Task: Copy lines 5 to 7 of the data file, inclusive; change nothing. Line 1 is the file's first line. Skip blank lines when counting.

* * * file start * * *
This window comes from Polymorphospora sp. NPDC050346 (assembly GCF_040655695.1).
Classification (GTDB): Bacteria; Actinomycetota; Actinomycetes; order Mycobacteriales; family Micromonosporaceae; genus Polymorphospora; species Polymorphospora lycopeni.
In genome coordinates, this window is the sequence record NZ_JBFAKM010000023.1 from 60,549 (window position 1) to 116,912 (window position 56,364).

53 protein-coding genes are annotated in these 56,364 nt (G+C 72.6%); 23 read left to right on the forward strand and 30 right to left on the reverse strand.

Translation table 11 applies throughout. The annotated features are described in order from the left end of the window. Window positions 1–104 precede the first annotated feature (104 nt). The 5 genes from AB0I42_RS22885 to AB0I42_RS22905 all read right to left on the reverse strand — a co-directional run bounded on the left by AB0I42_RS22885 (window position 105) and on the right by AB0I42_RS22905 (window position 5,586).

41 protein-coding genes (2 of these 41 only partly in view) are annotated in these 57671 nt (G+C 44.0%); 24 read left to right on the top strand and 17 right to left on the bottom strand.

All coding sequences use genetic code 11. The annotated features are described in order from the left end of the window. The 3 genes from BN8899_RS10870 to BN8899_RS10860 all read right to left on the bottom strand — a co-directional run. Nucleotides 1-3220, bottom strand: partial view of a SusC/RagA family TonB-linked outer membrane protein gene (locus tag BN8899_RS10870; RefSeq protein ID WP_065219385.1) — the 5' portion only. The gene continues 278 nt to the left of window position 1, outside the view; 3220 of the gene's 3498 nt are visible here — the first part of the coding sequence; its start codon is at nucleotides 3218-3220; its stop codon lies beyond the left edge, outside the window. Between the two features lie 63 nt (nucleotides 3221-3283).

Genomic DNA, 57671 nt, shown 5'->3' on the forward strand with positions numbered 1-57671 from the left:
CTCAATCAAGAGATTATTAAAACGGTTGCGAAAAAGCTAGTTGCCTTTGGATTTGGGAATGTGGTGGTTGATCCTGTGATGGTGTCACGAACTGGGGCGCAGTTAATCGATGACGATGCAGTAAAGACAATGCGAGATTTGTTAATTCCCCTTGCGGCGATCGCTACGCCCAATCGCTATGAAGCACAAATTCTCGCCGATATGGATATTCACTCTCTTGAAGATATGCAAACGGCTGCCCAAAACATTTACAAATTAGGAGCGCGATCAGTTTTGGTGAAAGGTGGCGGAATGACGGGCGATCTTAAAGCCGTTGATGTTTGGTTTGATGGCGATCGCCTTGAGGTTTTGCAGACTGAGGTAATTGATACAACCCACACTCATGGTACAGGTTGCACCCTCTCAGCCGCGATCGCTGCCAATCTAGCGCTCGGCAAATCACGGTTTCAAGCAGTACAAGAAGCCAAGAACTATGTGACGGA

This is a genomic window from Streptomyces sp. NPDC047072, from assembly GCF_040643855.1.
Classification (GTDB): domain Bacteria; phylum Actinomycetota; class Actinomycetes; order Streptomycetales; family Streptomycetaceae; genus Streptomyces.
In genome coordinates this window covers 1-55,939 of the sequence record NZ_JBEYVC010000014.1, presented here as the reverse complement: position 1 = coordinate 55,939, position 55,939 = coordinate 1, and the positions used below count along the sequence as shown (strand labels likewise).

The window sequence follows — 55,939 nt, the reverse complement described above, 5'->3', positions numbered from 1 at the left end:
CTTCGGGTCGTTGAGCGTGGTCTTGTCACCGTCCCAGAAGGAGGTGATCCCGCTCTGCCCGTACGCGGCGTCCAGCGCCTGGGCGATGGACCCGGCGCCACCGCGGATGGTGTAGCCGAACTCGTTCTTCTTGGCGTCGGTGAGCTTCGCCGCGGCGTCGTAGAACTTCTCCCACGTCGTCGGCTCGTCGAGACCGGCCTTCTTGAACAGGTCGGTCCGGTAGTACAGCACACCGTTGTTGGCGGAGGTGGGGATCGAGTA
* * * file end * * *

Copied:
Translation table 11 applies throughout. The annotated features are described in order from the left end of the window. Window positions 1–104 precede the first annotated feature (104 nt). The 5 genes from AB0I42_RS22885 to AB0I42_RS22905 all read right to left on the reverse strand — a co-directional run bounded on the left by AB0I42_RS22885 (window position 105) and on the right by AB0I42_RS22905 (window position 5,586).

41 protein-coding genes (2 of these 41 only partly in view) are annotated in these 57671 nt (G+C 44.0%); 24 read left to right on the top strand and 17 right to left on the bottom strand.

All coding sequences use genetic code 11. The annotated features are described in order from the left end of the window. The 3 genes from BN8899_RS10870 to BN8899_RS10860 all read right to left on the bottom strand — a co-directional run. Nucleotides 1-3220, bottom strand: partial view of a SusC/RagA family TonB-linked outer membrane protein gene (locus tag BN8899_RS10870; RefSeq protein ID WP_065219385.1) — the 5' portion only. The gene continues 278 nt to the left of window position 1, outside the view; 3220 of the gene's 3498 nt are visible here — the first part of the coding sequence; its start codon is at nucleotides 3218-3220; its stop codon lies beyond the left edge, outside the window. Between the two features lie 63 nt (nucleotides 3221-3283).